Saturday, June 5, 2010

Hong Kong - Musical Atlas vol. 9 - Unesco Collection




Hong Kong - Musical Atlas - Unesco Collections
EMI Italiana - C 064-17968 - P. 1974



Side A

A1 Liu Pui-Yuen, p'i-p'a, Pa Wang Shih Chia - The Warrior Takes off His Armour
A2 Tsung Seung, yang-ch'in. Shu Mu Mu Yang, Shu-Muu as Shepherd
A3 Tsung Seung, yang-ch'in, Wong Kuen, hsiao. Duet: Chiang Ho Shui, Widow Mourning beside the Murmuring River
A4 Wong Kuen, ti. Ko Tzu Fei, Pigeons Flying

Side B

B1 Tong Kin-Woon, ch'in. I Ku Jên, Thinking of an Old Friend
B2 Hsiao Ming, shêng. Pu Pu Chiao, Graceful Steps of a Lovely Lady
B3 Tsui Wah-Nam, êrh-hu. Huan Lo Ts'ao Yuan, Happiness upon the Grassy Plain
B4 So Chun-Po, chêng. Kao Shan Liu Shui, High Mountain and Running Water
B5 Lui Pui-Yuen, p'i-p'a. Kao Shan Liu Shui, High Mountain and Running Water



Dolls from shadow play, piyingxi 皮影戲

Lotus painting on fan


Despite the adornments from Piyingxi 皮影戲 (shadowplay)
(the above pictures turned upside down on the cover)
there is unfortunately no music from this once so popular entertainment form.

Wong Kuen, ti, dizi 笛子

Usually my ears are very sensitive to flute and I often find it painful to listen but then again some of the best pieces I know are played on the flute. Pieces played on the Xiao, Nay, Bansuri & Shakuhachi in the lover register and slowly, usually give much satisfaction and pleasure. The piece on this record and is not my favourite but as it depicts the pigeons flying with whistles attached to their hind feathers it does give me an excellent opportunity to show you some nice pictures of the doves and the paraphernalia used. It makes a wonderful sound when they fly over in huge flocks and fading away as they fly further away from you and growing in volume as they come back overflying the roof of your house. Unfortunately this is almost impossible to enjoy any more after most of the hutongs 衚衕 (narrow alleys in Beijing) has been torn down. Nowadays the wonderful magical sound is almost completely drenched by the thick traffic and was almost dependent upon the silence of a 9 million inhabitant city that all were either on foot walking, or on bicycle. One could hear dogs barking and roosters crowing in the middle of the city and the biggest noise there was, were the bicycle bells at rush hour. You could hear the occasional lorry minutes before it showed up.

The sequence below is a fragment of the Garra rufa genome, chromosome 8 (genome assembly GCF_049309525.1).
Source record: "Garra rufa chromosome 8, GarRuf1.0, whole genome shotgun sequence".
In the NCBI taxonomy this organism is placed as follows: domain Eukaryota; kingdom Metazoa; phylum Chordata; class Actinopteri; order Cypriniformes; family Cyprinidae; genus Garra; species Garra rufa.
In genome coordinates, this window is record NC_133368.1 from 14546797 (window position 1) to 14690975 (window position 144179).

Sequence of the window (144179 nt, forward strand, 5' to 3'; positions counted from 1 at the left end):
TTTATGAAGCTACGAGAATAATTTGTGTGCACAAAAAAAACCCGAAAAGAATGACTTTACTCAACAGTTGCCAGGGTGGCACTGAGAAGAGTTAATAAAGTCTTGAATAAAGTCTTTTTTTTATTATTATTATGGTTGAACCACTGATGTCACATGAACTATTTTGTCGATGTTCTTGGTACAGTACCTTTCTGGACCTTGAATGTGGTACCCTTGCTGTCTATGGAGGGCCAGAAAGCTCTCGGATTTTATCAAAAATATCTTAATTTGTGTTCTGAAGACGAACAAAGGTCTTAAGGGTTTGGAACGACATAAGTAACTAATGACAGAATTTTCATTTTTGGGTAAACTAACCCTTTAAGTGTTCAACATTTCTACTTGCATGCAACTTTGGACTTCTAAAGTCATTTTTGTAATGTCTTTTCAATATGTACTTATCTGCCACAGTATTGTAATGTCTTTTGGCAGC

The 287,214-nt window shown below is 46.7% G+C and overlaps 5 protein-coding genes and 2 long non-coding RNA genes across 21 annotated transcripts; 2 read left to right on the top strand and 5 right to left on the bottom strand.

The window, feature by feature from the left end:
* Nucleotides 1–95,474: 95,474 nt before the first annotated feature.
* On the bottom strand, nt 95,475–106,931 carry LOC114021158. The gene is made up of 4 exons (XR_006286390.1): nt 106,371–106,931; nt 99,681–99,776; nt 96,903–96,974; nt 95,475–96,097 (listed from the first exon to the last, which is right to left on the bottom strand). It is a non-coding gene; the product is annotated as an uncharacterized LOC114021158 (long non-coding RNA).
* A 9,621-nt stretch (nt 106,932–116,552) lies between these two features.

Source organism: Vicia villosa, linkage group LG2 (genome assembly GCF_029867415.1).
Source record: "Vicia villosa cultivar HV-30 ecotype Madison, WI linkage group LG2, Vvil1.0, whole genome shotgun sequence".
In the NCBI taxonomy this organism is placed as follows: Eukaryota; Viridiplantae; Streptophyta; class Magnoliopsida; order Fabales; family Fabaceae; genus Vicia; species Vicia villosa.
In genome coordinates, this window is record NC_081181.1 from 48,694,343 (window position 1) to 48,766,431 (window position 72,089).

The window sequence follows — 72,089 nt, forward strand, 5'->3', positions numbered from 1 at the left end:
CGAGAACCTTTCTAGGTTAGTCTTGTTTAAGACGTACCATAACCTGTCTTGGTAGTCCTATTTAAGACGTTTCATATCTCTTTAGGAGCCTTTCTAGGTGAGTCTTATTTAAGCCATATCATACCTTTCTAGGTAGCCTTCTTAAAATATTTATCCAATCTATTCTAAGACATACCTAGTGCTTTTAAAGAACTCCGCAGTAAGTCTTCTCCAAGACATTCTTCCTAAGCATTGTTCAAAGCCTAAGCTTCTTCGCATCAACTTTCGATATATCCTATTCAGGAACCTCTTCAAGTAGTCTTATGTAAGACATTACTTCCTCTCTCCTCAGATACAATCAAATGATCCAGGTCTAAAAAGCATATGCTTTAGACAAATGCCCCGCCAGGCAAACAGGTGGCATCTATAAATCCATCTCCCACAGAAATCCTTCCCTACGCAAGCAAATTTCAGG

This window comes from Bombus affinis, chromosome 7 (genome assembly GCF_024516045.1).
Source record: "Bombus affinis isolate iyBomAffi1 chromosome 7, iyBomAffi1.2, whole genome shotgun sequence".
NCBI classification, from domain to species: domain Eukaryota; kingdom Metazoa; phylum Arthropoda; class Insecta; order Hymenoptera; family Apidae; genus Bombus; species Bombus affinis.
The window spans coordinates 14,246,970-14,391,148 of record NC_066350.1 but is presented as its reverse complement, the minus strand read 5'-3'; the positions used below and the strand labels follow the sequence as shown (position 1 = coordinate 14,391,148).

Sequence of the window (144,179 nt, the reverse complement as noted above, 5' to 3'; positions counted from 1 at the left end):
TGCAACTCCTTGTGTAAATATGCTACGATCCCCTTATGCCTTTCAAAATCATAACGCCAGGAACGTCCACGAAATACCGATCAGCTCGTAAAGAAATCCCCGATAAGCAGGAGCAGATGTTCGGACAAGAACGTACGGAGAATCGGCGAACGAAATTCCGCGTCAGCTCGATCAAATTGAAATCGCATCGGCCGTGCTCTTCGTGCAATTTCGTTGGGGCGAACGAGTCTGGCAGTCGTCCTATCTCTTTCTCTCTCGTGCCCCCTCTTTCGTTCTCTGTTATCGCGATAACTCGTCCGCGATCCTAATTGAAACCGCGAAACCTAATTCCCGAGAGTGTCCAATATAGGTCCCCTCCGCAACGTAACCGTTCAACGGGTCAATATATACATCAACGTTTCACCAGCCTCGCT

ill. How to attach thin reed whistles to the tail of pigeons.




Pigeon whistles made of reed, bamboo, and calabash

Female pigeon in full concert attire

Some of music on this record is rather nice but it was made at a time when it was really hard to get good recordings from China. I will remedy this in later posts as I have started to prepare some of my old Chinese LP's and other media recordings. It is not the first post I had intended to present good music from China, (which is increasingly hard to find for other reasons that I will dwell upon later), but it will have to suffice for now, and because it fills a place in the catalogue of the EMI Italiana Unesco Collection. It is still a mainstream traditional pleasant listen.


6 comments:

owlqaeda said...

;D

bolingo69 said...

({8€)=

Janas said...

Bolingo, thank you very much indeed for sharing these great titles of EMI-UNESCO collection.

arvind said...

Thanks for another wonderful record, bo! It was fascinating (and sad) to read and try to visualize the Beijing you describe in your post...one where hutongs were commonplace, and doves flew over them in flocks.

bolingo69 said...

Yes that Beijing is sadly long gone and the irony is that when I was studying there in the seventies the older generation in Beijing all said that I was too late to experience the real Beijing. And my teacher who was there in the fifties and in Sichuan in the forties said that he was to late to experience the real Peking... well no matter what. It is absolutely true today. We should never have hanged the automobile laws from the beginning of explosion powered engines that before each vehicle should be a man walking with a raised red flag (would really have been fitting in China) to warn the people to get out of the way of the "speeding automobile" coming right after....

bolingo69 said...

Should of course be:

We should never have changed the automobile laws!